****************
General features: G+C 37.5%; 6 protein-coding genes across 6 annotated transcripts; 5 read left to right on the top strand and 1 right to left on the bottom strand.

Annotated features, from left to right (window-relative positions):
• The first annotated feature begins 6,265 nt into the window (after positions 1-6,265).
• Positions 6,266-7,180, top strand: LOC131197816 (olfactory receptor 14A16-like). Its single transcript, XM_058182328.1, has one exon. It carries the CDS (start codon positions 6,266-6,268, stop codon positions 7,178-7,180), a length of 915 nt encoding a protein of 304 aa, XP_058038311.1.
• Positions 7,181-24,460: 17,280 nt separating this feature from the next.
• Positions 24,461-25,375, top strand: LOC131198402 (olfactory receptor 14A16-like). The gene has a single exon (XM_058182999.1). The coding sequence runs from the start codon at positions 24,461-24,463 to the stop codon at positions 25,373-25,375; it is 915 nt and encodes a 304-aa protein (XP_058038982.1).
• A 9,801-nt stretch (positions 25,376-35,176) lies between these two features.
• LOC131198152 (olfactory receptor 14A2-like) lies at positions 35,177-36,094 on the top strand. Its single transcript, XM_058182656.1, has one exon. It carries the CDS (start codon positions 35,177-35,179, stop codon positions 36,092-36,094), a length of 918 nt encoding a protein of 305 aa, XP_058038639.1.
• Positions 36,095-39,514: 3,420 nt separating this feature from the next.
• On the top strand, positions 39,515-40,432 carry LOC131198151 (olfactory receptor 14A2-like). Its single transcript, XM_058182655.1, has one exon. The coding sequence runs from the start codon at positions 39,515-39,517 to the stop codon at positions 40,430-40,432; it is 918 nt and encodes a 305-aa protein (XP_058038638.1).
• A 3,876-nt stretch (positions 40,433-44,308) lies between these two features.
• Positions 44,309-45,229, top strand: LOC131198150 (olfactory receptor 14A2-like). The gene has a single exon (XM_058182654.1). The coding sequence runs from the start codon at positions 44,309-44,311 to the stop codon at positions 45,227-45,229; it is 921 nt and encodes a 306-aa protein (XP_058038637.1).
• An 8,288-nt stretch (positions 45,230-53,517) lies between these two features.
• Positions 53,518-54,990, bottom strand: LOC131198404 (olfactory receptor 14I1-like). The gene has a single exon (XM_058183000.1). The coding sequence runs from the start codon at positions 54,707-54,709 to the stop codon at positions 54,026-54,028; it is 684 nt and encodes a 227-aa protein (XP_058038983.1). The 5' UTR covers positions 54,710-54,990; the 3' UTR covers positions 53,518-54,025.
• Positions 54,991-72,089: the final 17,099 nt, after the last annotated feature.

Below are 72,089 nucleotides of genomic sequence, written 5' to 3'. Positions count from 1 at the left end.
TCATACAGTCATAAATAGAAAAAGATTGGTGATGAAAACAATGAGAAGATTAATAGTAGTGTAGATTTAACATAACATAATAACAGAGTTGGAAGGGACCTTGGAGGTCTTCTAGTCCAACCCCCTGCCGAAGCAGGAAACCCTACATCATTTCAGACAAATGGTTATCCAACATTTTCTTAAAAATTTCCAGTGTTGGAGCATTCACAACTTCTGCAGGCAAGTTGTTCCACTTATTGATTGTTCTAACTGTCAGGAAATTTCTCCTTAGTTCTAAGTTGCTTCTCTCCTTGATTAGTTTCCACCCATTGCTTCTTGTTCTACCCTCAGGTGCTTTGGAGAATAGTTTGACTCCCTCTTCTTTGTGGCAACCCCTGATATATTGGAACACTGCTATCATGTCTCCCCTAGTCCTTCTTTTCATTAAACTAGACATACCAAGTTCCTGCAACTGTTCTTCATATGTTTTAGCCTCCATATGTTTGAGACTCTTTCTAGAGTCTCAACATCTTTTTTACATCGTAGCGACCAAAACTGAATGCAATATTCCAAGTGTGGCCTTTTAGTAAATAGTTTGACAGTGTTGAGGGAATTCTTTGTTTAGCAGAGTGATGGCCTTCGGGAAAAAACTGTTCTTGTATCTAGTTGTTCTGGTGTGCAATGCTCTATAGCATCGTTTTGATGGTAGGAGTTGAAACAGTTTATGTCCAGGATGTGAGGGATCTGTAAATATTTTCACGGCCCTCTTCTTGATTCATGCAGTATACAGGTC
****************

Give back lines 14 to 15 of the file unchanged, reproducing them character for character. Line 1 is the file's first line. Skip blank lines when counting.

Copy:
• Positions 53,518-54,990, bottom strand: LOC131198404 (olfactory receptor 14I1-like). The gene has a single exon (XM_058183000.1). The coding sequence runs from the start codon at positions 54,707-54,709 to the stop codon at positions 54,026-54,028; it is 684 nt and encodes a 227-aa protein (XP_058038983.1). The 5' UTR covers positions 54,710-54,990; the 3' UTR covers positions 53,518-54,025.
• Positions 54,991-72,089: the final 17,099 nt, after the last annotated feature.